There is well kept graveyard to the south and west of the main church. The first person to be buried there was Colin Campbell on July 30, 1915. Louis Leakey “Wakaruigi” and other members of the Leakey family, who originally came as missionaries but are better known as anthropologists, are also buried there as is Archbishop Beecher and Joseph Koinange, the first African Principal of Kenyatta University College whom we buried there last year at the age of 94. There are many more African people who have been buried here since independence including a gentleman, if I may use the word in its most liberal context, whom it is said had been defrocked following a scandal but was accommodated because he was a resident.
In what must have been a brave move, the first bilingual Kikuyu/English service was taken by Rev. E.K. Cole assisted by M. Kuria and T. Ngumbu in 1955 at the height of the emergency. The first African to be allowed to worship in the church was Joseph Koinange in the same year. Was this an olive branch being extended to the hostile Kikuyu community?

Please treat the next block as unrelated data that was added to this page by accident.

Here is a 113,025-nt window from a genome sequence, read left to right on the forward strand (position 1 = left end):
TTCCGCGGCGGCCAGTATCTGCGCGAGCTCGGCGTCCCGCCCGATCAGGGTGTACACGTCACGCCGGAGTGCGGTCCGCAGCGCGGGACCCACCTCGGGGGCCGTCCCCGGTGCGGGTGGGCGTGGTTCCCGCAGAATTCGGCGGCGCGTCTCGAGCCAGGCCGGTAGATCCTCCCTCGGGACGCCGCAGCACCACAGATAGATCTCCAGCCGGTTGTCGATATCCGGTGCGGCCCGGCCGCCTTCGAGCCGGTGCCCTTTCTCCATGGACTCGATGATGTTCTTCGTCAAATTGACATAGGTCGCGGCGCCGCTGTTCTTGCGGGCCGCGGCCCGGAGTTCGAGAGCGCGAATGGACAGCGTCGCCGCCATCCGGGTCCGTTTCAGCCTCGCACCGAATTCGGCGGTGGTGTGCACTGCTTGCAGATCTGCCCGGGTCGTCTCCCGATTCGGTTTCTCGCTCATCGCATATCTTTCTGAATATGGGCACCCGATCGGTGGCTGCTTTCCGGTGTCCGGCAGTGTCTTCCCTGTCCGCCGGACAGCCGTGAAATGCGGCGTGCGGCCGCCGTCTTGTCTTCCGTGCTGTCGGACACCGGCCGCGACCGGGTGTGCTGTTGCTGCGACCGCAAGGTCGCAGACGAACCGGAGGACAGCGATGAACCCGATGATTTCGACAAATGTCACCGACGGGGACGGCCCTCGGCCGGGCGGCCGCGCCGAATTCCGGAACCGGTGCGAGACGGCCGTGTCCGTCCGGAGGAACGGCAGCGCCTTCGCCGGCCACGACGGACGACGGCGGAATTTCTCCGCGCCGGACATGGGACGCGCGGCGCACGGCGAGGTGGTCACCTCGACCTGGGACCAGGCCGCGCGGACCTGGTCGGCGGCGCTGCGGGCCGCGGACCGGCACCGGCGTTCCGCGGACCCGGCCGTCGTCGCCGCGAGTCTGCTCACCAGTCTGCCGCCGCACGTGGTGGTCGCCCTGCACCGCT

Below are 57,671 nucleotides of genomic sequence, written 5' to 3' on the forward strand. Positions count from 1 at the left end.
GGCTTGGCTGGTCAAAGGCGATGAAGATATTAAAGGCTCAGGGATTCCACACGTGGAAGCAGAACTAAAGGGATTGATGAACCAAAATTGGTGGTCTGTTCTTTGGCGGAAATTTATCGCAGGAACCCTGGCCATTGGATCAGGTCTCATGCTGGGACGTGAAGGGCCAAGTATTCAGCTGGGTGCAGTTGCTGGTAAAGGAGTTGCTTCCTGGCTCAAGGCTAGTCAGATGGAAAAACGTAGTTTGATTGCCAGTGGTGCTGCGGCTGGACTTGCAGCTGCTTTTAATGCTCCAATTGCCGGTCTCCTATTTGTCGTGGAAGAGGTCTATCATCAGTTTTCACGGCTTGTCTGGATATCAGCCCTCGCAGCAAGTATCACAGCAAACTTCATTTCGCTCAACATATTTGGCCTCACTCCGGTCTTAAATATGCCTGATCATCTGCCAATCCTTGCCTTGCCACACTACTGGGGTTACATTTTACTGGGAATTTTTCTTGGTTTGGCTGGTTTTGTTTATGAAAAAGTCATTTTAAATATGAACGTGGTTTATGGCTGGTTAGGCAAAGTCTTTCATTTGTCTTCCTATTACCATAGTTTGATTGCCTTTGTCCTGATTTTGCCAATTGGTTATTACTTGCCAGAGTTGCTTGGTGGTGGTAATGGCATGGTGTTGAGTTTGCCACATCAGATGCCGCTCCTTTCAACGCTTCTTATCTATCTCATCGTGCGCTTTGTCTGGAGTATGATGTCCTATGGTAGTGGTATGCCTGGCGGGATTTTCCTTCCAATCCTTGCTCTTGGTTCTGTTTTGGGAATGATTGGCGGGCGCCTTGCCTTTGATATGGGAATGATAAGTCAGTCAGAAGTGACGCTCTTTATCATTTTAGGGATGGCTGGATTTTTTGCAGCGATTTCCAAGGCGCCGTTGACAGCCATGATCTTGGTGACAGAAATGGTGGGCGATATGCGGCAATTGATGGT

Several outbuildings have been added over time including the now must-have multipurpose hall, a new Vicar’s house and offices.
There are three services on Sundays; Matins, held from 8am every other Sunday for those who love to hear the beauty of the old English language, the Family Service in English and a Kikuyu Service. Diana Shaw and Fiona Vernon, long standing residents are the only regular European parishioners who attend services at the church today.
I had the pleasure of being invited for the main service by Grace Koinange and I could not help noticing that the old English liturgy and Bibles from the 1950s are still in use. Nevertheless, there is a dynamic praise and worship segment giving a wonderful blend of the old and modern styles of worship led by the melodious voices of the choir. The congregation is made up of a good mix of the old and the young which is a good omen for this mainstream church. The current leadership of the church spearheaded by Venerable Francis Thande is vibrant and focused.
It is gratifying to note that having started as a place of worship exclusively for white settlers of Limuru, this sanctuary is now an integrated Christian community where all may enjoy their chosen form of worship.